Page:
The collection of musical instruments has bowed, plucked and percussive string instruments, brass and woodwind instruments, polyphonic instruments, membranophones, idiophones and also mechanical instruments.
Although the acquisition of musical instruments, from the time of the foundation of the National Museum until the establishment of a separate musical department in 1946, was rather accidental, some very valuable pieces were acquired during this period. One of the first things collected during this period was a unique set of Renaissance wind instruments – the Rosenberch Capella. During this period, large sets of musical instruments found their way to the museum, donated by Czech instrument makers and collectors (Ondřej Horník, Antonín Buchtel, Karel Boromejský Dvořák, Josef Šediva, Jan Pohl and others). Other valuable instruments were acquired after WWII, both those confiscated on the basis of the Beneš decrees and others from dissolved monasteries.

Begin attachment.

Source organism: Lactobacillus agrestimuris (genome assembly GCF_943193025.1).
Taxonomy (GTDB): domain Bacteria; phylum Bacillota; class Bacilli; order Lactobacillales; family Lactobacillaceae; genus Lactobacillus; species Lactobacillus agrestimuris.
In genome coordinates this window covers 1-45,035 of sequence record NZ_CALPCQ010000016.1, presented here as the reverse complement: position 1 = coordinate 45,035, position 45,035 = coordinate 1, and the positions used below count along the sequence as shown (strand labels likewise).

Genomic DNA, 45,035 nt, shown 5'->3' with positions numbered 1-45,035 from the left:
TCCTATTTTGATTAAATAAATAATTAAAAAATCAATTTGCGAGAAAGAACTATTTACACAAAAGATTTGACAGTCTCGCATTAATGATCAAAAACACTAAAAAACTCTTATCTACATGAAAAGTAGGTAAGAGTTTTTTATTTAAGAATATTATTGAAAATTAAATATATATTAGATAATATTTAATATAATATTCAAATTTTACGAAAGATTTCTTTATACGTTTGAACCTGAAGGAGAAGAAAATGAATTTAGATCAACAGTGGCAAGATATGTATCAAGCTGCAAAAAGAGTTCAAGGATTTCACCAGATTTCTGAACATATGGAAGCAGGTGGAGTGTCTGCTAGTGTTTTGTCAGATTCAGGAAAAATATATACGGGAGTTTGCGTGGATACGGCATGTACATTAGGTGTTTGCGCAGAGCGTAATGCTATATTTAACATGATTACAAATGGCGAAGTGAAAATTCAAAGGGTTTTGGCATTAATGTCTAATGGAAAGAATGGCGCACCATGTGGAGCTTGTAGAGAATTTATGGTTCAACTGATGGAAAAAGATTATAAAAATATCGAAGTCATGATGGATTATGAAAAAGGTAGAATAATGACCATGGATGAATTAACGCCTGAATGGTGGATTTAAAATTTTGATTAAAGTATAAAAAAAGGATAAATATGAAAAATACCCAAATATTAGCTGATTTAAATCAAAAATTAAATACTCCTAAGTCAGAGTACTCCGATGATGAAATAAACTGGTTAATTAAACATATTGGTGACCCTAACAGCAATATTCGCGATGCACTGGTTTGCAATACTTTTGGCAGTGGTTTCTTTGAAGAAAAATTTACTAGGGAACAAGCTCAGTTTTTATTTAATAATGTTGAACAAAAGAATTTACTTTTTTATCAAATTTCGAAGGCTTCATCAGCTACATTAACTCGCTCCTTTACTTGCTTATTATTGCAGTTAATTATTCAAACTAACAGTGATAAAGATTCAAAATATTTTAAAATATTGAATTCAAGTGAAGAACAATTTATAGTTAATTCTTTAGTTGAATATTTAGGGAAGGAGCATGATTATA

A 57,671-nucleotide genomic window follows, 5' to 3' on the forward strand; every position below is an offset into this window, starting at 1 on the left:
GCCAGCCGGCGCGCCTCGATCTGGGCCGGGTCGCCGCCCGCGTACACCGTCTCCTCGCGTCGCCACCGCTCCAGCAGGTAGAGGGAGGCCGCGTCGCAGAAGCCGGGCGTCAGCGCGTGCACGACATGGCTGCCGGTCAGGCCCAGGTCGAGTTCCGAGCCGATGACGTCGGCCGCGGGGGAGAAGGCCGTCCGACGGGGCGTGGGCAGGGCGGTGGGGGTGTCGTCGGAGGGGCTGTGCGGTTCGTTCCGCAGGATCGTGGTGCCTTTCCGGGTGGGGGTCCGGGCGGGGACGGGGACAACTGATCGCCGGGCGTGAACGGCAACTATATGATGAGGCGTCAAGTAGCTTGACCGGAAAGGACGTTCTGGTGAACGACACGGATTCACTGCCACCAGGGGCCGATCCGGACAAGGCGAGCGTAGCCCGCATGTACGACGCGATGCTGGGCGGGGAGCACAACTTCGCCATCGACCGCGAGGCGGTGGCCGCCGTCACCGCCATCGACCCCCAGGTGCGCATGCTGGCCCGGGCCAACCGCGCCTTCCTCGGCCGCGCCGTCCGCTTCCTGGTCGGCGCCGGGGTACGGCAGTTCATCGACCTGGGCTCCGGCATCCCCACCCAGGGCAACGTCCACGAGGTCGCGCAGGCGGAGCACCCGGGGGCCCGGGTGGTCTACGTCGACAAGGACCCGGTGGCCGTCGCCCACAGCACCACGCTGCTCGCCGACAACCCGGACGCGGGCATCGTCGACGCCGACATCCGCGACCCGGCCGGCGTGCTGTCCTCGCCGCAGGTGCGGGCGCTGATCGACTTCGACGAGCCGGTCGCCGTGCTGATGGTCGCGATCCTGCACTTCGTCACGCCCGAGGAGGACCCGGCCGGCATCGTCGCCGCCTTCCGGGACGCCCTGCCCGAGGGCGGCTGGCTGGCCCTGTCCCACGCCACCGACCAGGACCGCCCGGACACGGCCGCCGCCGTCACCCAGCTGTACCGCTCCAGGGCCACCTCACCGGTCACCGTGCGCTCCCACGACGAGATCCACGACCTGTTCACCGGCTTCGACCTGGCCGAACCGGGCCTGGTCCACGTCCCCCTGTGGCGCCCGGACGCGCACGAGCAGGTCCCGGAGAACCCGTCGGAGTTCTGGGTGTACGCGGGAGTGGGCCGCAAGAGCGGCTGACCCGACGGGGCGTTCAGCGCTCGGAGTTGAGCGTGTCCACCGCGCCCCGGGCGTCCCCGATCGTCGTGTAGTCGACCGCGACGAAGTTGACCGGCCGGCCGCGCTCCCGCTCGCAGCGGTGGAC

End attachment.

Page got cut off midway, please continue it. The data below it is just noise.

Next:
The collection, which nowadays numbers 3,000 musical instruments, holds specimens rare both in Europe and world-wide (for example, the violin built by Giuseppe Garneri del Gesù or a Stradivari school violin), keyboard instruments (Mozart’s Piano, Hába’s quartertone piano) and wind instruments (the Rosenberch Capella). The collection illustrates the remarkable and rich development of Czech instrumental schools and other remarkable Czech phenomena (the Prague violinmaking school, the Krkonoše violinmaking school, instruments made by Václav František Červený and Josef Šediva, Czech hooked harps, microtonal instruments, automatophones and others). Current collecting activities focus on adding pieces, the formation of new collections and also filling the "blank spaces" in the history of Czech instrument-making and Czech musical culture in general.